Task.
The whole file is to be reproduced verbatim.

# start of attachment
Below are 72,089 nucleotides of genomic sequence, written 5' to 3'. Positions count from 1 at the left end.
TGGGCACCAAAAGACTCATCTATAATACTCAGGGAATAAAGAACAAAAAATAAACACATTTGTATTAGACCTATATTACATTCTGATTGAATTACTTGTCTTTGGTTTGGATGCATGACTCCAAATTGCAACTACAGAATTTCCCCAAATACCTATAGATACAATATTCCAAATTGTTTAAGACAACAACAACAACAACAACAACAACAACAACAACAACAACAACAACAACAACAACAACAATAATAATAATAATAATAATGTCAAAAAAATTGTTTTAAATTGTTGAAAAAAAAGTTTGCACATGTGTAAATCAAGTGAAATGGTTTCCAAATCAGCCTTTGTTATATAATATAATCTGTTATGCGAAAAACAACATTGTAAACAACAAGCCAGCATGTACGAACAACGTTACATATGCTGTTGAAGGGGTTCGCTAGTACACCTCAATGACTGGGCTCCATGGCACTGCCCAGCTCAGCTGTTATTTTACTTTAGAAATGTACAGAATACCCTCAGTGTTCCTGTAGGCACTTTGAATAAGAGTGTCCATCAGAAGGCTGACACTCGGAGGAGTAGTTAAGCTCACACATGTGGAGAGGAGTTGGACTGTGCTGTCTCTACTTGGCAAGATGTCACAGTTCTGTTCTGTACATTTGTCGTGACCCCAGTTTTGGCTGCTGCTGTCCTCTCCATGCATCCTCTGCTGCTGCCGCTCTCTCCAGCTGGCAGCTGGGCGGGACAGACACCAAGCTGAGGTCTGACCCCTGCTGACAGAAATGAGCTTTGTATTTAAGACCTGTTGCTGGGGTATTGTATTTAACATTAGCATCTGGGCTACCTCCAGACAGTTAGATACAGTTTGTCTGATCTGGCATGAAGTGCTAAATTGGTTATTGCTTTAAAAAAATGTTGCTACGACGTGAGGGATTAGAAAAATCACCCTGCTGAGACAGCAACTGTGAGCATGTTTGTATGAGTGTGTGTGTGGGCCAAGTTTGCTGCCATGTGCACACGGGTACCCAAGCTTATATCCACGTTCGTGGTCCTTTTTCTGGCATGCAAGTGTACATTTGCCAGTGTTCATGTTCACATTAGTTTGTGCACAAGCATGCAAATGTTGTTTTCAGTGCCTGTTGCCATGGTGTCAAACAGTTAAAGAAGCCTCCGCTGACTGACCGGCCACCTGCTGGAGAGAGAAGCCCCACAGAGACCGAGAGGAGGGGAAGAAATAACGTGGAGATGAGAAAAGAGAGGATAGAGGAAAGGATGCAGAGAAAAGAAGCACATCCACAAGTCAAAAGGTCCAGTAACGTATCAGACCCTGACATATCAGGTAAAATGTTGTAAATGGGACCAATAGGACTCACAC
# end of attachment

Below are 72,089 nucleotides of genomic sequence, written 5' to 3'. Positions count from 1 at the left end.
TGGGCACCAAAAGACTCATCTATAATACTCAGGGAATAAAGAACAAAAAATAAACACATTTGTATTAGACCTATATTACATTCTGATTGAATTACTTGTCTTTGGTTTGGATGCATGACTCCAAATTGCAACTACAGAATTTCCCCAAATACCTATAGATACAATATTCCAAATTGTTTAAGACAACAACAACAACAACAACAACAACAACAACAACAACAACAACAACAACAACAACAACAATAATAATAATAATAATAATGTCAAAAAAATTGTTTTAAATTGTTGAAAAAAAAGTTTGCACATGTGTAAATCAAGTGAAATGGTTTCCAAATCAGCCTTTGTTATATAATATAATCTGTTATGCGAAAAACAACATTGTAAACAACAAGCCAGCATGTACGAACAACGTTACATATGCTGTTGAAGGGGTTCGCTAGTACACCTCAATGACTGGGCTCCATGGCACTGCCCAGCTCAGCTGTTATTTTACTTTAGAAATGTACAGAATACCCTCAGTGTTCCTGTAGGCACTTTGAATAAGAGTGTCCATCAGAAGGCTGACACTCGGAGGAGTAGTTAAGCTCACACATGTGGAGAGGAGTTGGACTGTGCTGTCTCTACTTGGCAAGATGTCACAGTTCTGTTCTGTACATTTGTCGTGACCCCAGTTTTGGCTGCTGCTGTCCTCTCCATGCATCCTCTGCTGCTGCCGCTCTCTCCAGCTGGCAGCTGGGCGGGACAGACACCAAGCTGAGGTCTGACCCCTGCTGACAGAAATGAGCTTTGTATTTAAGACCTGTTGCTGGGGTATTGTATTTAACATTAGCATCTGGGCTACCTCCAGACAGTTAGATACAGTTTGTCTGATCTGGCATGAAGTGCTAAATTGGTTATTGCTTTAAAAAAATGTTGCTACGACGTGAGGGATTAGAAAAATCACCCTGCTGAGACAGCAACTGTGAGCATGTTTGTATGAGTGTGTGTGTGGGCCAAGTTTGCTGCCATGTGCACACGGGTACCCAAGCTTATATCCACGTTCGTGGTCCTTTTTCTGGCATGCAAGTGTACATTTGCCAGTGTTCATGTTCACATTAGTTTGTGCACAAGCATGCAAATGTTGTTTTCAGTGCCTGTTGCCATGGTGTCAAACAGTTAAAGAAGCCTCCGCTGACTGACCGGCCACCTGCTGGAGAGAGAAGCCCCACAGAGACCGAGAGGAGGGGAAGAAATAACGTGGAGATGAGAAAAGAGAGGATAGAGGAAAGGATGCAGAGAAAAGAAGCACATCCACAAGTCAAAAGGTCCAGTAACGTATCAGACCCTGACATATCAGGTAAAATGTTGTAAATGGGACCAATAGGACTCACAC